Bad news isn't wine. It doesn't improve with age.-Colin Powell
Godfather 3 was unmemorable for many reasons. Those of us that loved the first two movies and can discuss and quote them religiously were highly disappointed. However, there is one line when family patriarch Michal Corleone says"Just when I thought I was out, they pull me back in." That would have been me this past Monday night.
I was busy doing nothing when I received a text from one of the other coaches. One of the cheerleaders at College Park High School, where I teach and coach, had attempted suicide, had been taken by Life Flight to the Texas Medical Center, and was listed in critical condition. I was warned by others at the school based upon my past. The last thing they wanted me to walk in on Tuesday morning was news of another attempted suicide.
I could have called in sick, taken the day off, and no one would have blamed me. Before school started, counselors and administrators began to look for me to make sure I was ok. Did I need my classes covered? Is there anything they could do for me? I asked them to read the principal's announcement to my 2nd period class, but that was it. The rest of the day, I wanted to be there for my students. I wanted to talk to them, to let them know that it was okay to be mad, scared, confused, or any of the myriad of other emotions that were over taking them at that moment. I needed to tell then that it was nobody's fault, that based on percentages, the young lady most likely suffered from some type of mental illness, and that they could openly talk, cry, or scream. I talked to them about Peyton and my experiences. I told them to ignore rumors from people, and not believe what they hear floating around in the hall. I told them to be patient, as news would be forthcoming eventually, but that it takes time. I asked them to pray if they were religious, and send positive thoughts and wishes if they weren't. I told them what I had been told while Peyton lay in his hospital bed, that the next 72 hours were crucial. Finally I told them to hope for the best, but be prepared for the worst.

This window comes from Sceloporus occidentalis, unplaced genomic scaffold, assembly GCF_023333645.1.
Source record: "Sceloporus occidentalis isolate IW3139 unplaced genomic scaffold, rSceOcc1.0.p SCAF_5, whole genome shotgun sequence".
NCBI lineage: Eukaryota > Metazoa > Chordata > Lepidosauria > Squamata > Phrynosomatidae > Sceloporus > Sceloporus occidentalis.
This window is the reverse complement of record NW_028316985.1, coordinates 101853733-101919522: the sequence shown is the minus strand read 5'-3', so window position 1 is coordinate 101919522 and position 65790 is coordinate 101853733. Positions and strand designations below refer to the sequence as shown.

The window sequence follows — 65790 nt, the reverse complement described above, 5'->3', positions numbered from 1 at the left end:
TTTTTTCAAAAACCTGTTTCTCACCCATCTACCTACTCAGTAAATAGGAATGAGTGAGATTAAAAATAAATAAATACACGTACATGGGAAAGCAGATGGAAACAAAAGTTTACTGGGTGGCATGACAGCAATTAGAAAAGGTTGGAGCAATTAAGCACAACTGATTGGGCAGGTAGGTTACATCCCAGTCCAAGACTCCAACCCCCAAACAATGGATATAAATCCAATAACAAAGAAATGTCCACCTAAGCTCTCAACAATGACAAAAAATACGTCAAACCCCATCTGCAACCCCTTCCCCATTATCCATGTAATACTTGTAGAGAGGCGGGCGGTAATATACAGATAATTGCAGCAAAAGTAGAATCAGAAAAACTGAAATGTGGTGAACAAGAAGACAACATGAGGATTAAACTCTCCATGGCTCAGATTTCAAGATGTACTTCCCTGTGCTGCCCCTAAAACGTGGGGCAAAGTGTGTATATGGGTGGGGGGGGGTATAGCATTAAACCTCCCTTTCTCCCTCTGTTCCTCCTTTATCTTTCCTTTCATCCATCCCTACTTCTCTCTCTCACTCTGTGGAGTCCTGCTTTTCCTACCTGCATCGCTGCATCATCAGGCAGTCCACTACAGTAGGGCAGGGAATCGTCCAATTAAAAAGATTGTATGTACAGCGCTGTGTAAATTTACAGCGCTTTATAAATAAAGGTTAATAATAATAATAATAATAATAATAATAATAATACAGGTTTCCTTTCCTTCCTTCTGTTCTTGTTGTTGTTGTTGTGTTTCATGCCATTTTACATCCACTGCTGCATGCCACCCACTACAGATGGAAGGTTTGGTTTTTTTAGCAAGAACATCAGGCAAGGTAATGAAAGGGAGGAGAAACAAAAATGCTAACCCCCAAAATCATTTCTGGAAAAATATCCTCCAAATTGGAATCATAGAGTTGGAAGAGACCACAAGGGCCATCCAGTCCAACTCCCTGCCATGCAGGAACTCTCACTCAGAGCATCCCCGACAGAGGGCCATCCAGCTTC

I tried my best to find reliable sources that would give me any information to help me process the events. In my own way, I needed details. By no means am I an expert, but I have an unfortunate knowledge of a similar situation. As I mentioned before, I had learned about the 72 hour window, the damage to the brain when deprived of oxygen, how it dies from the top down, how the brain stem controls the most basic functions such as breathing, heartbeat, swallowing, and reaction to pain. How doctors will test this part of the brain for reactions to stimuli, and the news they give when when those tests produce no results. I also knew that news would be slow in coming, that caution would prevail, that doctors would be neutral and try not to give hope if there was none.
Several days have passed since I began this entry, and I am once again the bearer of bad news. The young lady I spoke of, Cassidy Hess, passed away on Sunday, December 20, 2015. I hop that she has found the peace that eluded her in life.
In fact, and I sit here and write this, I have received word that a 2015 graduate may have taken his life last night. Tragedy strikes yet again.